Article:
Becoming an LGBTQ+ storyteller: Collecting and using data on gender, sex, and sexual orientation

Dylan Felt*, Esrea Perez-Bill, Megan M. Ruprecht, Michael Petillo, Lauren B. Beach, Erik Elías Glenn, Gregory Phillips

*Corresponding author for this work

Research output: Contribution to journalArticlepeer-review

2 Scopus citations


LGBTQ+ stories and histories have long been silenced as part of deliberate work by those in power to erase our identities and experiences. As evaluators, we contribute to the process of either silencing or uplifting LGBTQ+ stories. This aspect of our work begs a number of vital questions that each of us must reckon with when we approach an evaluation: What data are necessary to allow us to tell a story? What story will we tell with the data we have collected? And, most importantly, who does the telling of certain stories benefit, who might it harm, and what is our responsibility as evaluators to protect peoples’ stories? Proceeding from these questions, this chapter has three distinct parts. In Part One, we establish a common language. By integrating perspectives from the social sciences and LGBTQ+ community scholarship, we provide an overview of the complex and contextually specific nature of sex, sexual orientation, and gender, and discuss the implications of these complexities on how we approach collecting LGBTQ+ data. In Part Two, we consider the power of the stories we tell to impact the lives of LGBTQ+ people, and the frameworks, theories, and ethical imperatives which may help us to contribute to a narrative of LGBTQ+ liberation through our work. Finally, in Part Three, we offer an example tool for readers to use as they consider how they would approach this work in their own practices.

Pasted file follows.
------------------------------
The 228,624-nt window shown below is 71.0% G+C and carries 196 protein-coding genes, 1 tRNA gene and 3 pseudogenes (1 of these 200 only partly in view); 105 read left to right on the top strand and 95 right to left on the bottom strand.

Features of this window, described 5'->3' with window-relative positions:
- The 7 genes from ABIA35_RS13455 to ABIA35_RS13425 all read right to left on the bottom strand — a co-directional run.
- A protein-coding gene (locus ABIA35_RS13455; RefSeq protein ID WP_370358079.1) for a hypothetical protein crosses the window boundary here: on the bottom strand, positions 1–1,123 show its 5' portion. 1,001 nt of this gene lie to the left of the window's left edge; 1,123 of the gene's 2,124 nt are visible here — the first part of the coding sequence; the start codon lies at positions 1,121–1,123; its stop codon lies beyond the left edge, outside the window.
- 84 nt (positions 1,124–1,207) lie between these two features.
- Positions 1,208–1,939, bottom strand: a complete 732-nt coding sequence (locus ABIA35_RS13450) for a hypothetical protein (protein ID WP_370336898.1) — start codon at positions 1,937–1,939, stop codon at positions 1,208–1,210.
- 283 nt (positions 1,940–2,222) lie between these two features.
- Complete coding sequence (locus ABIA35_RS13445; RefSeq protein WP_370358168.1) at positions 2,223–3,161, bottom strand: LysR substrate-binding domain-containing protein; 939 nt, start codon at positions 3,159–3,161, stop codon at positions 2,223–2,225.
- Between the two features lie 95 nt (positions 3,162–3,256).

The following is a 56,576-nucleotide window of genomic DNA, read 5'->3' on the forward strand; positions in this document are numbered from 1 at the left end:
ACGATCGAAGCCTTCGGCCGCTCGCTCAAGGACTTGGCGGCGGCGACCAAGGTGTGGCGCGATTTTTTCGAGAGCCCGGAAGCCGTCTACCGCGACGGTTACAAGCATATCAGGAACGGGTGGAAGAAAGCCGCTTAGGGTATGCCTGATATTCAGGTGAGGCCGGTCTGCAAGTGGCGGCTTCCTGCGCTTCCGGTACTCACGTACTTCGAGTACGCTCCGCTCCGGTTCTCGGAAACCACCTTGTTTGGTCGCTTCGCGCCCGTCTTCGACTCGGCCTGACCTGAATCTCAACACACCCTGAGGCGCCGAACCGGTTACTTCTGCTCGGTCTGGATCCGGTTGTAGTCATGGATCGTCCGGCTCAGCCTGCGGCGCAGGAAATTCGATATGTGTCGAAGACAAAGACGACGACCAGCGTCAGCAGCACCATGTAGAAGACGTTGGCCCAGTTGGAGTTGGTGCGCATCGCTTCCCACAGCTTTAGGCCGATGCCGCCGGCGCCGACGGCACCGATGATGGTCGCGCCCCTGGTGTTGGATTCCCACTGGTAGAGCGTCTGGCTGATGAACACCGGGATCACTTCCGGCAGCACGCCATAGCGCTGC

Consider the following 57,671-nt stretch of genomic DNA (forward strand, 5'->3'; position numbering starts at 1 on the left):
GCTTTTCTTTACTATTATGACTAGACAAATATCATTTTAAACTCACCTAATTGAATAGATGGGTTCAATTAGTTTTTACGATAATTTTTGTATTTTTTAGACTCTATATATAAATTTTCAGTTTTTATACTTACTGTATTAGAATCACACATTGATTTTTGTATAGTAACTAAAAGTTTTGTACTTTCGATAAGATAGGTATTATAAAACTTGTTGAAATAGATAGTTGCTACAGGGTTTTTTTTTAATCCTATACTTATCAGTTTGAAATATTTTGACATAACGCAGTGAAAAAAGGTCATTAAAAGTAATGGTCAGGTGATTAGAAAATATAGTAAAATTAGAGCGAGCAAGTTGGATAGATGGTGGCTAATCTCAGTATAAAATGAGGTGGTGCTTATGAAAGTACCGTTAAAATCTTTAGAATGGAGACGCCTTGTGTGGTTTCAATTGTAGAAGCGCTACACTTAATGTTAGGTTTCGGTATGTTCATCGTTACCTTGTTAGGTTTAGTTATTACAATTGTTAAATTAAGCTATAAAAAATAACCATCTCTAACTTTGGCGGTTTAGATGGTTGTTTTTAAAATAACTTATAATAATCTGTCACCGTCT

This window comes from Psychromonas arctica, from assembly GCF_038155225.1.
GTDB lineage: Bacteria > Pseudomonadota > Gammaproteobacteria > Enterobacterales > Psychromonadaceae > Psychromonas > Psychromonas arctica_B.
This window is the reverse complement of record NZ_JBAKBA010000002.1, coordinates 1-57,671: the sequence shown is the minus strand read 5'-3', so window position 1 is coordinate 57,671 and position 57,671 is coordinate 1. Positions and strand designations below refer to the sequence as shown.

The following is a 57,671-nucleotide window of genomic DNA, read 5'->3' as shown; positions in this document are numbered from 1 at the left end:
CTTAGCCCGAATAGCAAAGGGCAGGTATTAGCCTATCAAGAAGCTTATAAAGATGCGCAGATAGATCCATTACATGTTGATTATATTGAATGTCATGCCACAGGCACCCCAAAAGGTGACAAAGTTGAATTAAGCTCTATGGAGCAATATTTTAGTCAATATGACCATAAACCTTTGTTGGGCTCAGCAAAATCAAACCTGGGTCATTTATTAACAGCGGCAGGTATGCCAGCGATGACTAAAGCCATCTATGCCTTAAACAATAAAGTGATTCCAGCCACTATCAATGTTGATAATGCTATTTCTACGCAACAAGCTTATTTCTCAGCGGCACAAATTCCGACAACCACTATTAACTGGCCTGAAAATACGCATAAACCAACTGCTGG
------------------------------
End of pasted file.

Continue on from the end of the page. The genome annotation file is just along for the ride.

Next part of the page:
Original languageEnglish (US)
Pages (from-to)31-52
Number of pages22
JournalNew Directions for Evaluation
Issue number175
StatePublished - Sep 1 2022

ASJC Scopus subject areas

  • Education
  • Strategy and Management
  • Management Science and Operations Research


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